With both of these it’s important to differentiate “normal” impressions or softening that don’t affect your comfort or alignment with a degree of impressions or softening that does. In other words … is it a visual or aesthetic issue or an issue that is actually causing symptoms on the mattress.
616 Swedish individually wrapped, foam encased coils of 14.5 gauge tempered steel
Foundation: High profile semi-flex steel module[/quote]
This has 2" of quiltflex which is a lower density foam which could be part of the cause. This is also in combination with another 5/8" of polyfoam in the quilting and another 2.5" of convoluted polyfoam under the latex (convoluted foam tends to be less durable than a solid layer). This is a total of over 5" of polyfoam which may be on the thick side for heavier weights and there is a lot of room for softening and impressing (smaller percentages of thickness loss will have a bigger effect on thicker layers). You also mentioned that in addition to the impressions that the top had also “deformed” somehow so this may also be a clue to what was happening (possible shifting or bunching or the pillowtop layer).
Double Knit Ticking
1½" of 1.8lb Density Convoluted Foam
1" BioFlex™ Soy Based Foam
Natural Rayon Fire Barrier
1¼" of 1.8lb Density Convoluted Foam
1¼" of 1.8lb Density Convoluted Foam
1 Flex Net Insulator
Coil Density: 744* Foam Encased,
INDIVIDUALLY WRAPPED Coils (Queen Size)
14.5 Gauge Tempered Steel[/quote]
This has a little less foam in it but the foam is firmer (more durable) and it also uses higher density polyfoam in the top layers (1.8 lb instead of quiltflex) which would also improve durability. It is also a tight top construction which would reduce the ridge in the middle vs a pillowtop construction. Unfortunately this one failed primarily for a different reason because the foam that was used to surround the innerspring delaminated (although you mentioned you still had some impressions). Overall though there is still about 5" of polyfoam in this mattress which is quite a bit even though it would be more durable because of the higher density and greater firmness.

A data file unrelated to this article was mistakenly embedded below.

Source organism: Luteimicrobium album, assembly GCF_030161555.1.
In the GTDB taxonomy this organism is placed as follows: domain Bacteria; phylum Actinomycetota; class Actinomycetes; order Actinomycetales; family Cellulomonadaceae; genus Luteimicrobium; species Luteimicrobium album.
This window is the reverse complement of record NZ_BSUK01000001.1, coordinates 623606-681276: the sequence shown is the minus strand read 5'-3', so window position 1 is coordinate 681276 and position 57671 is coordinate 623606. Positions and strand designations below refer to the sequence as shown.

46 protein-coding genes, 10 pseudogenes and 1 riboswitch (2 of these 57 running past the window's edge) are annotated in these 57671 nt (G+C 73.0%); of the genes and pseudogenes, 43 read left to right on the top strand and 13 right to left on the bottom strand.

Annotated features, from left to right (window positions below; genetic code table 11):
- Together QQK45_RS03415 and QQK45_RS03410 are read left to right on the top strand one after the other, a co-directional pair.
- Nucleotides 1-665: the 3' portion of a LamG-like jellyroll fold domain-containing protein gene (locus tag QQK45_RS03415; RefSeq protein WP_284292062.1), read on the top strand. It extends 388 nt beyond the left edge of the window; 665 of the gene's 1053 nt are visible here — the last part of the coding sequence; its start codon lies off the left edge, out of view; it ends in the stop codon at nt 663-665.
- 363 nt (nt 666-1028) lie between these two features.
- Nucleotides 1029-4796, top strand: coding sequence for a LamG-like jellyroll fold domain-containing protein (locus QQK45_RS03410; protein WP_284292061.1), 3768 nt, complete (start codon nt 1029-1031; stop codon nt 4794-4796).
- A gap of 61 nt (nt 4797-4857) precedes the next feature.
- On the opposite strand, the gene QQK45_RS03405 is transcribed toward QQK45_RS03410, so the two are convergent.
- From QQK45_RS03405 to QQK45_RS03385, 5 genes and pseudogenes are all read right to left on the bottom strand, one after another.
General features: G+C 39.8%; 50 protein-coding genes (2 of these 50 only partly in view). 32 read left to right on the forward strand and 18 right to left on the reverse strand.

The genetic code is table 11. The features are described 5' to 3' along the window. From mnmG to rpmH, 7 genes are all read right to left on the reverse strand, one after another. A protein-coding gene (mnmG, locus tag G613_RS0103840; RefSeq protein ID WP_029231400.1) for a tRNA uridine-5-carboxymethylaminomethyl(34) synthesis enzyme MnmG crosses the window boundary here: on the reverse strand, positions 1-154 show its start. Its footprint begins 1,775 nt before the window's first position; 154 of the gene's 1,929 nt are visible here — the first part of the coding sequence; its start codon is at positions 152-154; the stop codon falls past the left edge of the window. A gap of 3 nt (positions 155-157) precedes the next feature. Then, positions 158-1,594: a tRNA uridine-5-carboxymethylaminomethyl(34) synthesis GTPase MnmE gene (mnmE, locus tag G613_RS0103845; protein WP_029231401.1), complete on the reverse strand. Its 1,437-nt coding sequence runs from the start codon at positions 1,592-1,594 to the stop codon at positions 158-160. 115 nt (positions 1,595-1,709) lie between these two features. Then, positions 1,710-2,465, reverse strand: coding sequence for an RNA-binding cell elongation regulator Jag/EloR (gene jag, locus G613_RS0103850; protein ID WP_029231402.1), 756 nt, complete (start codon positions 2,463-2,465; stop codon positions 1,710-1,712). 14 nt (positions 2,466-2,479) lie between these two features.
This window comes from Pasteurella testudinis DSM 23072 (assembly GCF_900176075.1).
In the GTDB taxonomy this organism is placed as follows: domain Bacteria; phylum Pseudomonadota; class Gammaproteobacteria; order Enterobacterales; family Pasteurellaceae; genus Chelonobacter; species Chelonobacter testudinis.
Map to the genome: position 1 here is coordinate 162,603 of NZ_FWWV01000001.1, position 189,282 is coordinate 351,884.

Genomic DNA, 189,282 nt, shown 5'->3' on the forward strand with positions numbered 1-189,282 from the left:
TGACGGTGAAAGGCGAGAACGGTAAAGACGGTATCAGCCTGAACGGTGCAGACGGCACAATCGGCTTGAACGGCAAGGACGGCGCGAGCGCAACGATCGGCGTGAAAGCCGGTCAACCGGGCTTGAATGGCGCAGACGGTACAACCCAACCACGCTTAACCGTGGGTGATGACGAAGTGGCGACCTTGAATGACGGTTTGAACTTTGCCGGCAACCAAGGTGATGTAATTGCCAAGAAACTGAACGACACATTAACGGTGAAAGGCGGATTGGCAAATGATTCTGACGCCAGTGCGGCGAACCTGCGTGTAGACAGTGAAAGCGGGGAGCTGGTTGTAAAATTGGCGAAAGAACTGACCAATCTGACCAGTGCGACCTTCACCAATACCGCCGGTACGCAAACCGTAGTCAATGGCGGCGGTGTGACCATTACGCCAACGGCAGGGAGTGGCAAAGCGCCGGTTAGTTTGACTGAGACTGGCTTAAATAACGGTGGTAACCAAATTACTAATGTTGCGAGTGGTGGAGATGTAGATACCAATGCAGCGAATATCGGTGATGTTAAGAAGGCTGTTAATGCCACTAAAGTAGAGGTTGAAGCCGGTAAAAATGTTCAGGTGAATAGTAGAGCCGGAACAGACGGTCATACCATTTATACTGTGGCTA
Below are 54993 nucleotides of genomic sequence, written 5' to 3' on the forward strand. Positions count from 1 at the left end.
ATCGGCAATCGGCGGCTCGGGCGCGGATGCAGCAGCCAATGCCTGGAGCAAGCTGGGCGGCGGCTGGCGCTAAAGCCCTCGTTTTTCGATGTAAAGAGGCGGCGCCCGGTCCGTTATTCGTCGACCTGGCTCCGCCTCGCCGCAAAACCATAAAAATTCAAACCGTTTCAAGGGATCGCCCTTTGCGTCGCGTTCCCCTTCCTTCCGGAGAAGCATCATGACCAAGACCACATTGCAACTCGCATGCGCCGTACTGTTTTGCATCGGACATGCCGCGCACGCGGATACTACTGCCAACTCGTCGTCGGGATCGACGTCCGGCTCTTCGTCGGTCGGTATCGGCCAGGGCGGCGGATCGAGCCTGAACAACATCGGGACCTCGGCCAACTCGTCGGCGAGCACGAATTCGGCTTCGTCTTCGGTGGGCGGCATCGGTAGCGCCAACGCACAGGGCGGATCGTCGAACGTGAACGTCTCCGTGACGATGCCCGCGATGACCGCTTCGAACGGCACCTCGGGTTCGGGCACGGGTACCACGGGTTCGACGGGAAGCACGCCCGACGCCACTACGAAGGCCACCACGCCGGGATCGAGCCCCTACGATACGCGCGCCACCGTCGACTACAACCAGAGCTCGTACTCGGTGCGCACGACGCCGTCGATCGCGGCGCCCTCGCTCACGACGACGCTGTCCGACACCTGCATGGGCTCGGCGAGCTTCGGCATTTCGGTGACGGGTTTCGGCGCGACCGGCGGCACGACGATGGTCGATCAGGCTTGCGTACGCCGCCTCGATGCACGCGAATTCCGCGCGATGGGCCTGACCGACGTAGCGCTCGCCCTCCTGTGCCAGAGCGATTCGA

[quote]They replaced it under warranty. We switched to a simmons beautyrest classic “plush/firm”, thinking that maybe the Denver Mattress quality just wasn’t as good as the national brands.
Predictably, that didn’t prove to be the case. After two years, the Simmons has matching 1.5" body impressions and we are sleeping poorly.[/quote]
As you mentioned … the foams used in the Simmons are lower quality and less durable than the 1.8 lb polyfoam that Denver mattress uses so this experience isn’t surprising.
Stretch Knit Ticking
1½" 1.8lb Density Convoluted Foam
1" Bioflex™ Soy Based Foam
Natural Rayon Fire Barrier
2" Talalay Latex
1¼" 1.8lb Density Convoluted Foam
1 Flex Net Insulator
Coil Density: 1080* Individually Wrapped, Foam Encased
Coils (Queen Size)
16 Gauge Tempered Steel
*ALL coil counts are based on Queen Size mattress coil counts. Please ask your salesperson for details. [/quote]